So, what makes Four Loko and similar caffeinated energy drinks dangerous? It’s the mixture of a stimulant in the energy drink and the depressant in the alcohol, says Joanna Gorman, a registered dietician with University Medical Center of Southern Nevada.

“When you combine the caffeine with alcohol there is a delayed feeling of euphoria,” she says. “By the time the caffeine wears off, you may have ingested more alcohol than you can handle. The caffeine masks the effects of the alcohol. By the time it wears off, people are more intoxicated, so they don’t realize it.”

In some people, Gorman says, caffeine gives them a heightened awareness. They can perform tasks quicker because it gives them more energy.

But, because caffeine is a stimulant and alcohol is a depressant, you have two systems fighting each other.

“People can get alcohol intoxication because they have drank more alcohol than the body can metabolize. That’s where you get alcohol poisoning and people end up in the hospital, and they’re in danger of dying,” says Gorman.

Banning malt beverages with caffeine won’t totally stop the problem, though, Gorman says, because people can still mix alcohol and caffeine on their own.

“The government can ban anything, but unless people learn why, people are always going to find ways around things,” she says. “Of course it’s going to help some people, but people still are going to be able to buy other ingredients and mix them.”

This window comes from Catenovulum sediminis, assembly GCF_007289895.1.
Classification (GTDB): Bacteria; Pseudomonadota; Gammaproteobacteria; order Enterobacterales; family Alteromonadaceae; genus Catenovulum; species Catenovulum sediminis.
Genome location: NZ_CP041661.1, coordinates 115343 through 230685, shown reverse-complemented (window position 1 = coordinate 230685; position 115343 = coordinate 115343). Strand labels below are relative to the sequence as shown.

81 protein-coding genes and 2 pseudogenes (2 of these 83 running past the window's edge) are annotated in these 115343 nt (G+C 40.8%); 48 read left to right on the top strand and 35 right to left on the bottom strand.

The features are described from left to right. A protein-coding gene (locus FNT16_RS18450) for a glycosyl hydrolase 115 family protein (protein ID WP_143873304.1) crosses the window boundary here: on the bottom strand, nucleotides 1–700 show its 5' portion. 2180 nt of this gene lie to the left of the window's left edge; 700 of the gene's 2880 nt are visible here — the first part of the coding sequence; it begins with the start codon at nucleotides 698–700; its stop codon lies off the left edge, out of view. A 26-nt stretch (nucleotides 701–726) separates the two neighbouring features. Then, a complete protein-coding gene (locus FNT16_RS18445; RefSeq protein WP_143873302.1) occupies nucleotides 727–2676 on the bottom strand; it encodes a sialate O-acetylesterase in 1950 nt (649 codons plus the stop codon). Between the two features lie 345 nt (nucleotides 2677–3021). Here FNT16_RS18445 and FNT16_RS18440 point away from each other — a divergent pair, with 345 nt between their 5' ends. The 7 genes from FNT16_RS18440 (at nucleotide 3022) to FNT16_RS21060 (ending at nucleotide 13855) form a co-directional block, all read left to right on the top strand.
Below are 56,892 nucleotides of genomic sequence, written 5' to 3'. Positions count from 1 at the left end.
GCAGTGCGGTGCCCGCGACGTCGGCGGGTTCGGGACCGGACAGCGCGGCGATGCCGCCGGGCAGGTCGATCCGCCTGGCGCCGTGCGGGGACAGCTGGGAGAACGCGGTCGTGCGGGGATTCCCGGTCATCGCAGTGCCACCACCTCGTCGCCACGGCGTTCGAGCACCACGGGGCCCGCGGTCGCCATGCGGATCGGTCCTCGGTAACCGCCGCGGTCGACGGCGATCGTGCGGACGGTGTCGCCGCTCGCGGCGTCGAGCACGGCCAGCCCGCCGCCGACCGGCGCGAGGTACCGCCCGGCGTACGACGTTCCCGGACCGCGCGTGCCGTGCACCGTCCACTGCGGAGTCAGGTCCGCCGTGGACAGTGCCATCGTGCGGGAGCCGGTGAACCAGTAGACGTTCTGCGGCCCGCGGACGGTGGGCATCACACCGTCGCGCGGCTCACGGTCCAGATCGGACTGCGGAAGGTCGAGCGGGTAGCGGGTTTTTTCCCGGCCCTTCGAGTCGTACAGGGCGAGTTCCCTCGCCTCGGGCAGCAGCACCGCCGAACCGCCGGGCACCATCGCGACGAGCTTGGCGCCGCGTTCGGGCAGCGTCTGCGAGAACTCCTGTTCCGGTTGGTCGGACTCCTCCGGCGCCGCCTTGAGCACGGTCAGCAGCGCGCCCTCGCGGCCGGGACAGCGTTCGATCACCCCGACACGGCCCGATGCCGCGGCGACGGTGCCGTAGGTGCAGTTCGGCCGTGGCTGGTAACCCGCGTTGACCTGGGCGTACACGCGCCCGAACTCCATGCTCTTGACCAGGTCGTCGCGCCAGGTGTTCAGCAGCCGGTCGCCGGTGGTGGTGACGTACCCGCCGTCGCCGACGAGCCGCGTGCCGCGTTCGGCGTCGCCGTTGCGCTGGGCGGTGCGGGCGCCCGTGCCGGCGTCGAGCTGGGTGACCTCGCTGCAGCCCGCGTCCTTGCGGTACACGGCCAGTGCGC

Red Bull and vokda, for example, is a popular choice for many college students. A Wake Forest University study that polled 4,000 students reported that 24 percent mixed alcohol with energy drinks. When energy drinks were consumed with alcohol, students also drank more, according to the study: 5.8 drinks with an energy drink vs. 4.5 without an energy drink. The students who consumed alcohol with energy drinks were also found to have put themselves in dangerous situations more often: They were twice as likely to be hurt or injured, ride with an intoxicated driver, require medical attention, be taken advantage of sexually or take advantage of someone sexually, the study found.

“We knew anecdotally — from speaking with students, and from researching internet blogs and websites — that college students mix energy drinks and alcohol in order to drink more, and to drink longer,” says Mary Claire O’Brien, M.D., associate professor of emergency medicine and public health sciences and lead researcher on the study. “But we were surprised that the risk of serious and potentially deadly consequences is so much higher for those who mixed energy drinks with alcohol, even when we adjusted for the amount of alcohol.”

And it actually might be the energy drinks that cause people to drink more, according to one recent study from the University of Maryland and Johns Hopkins.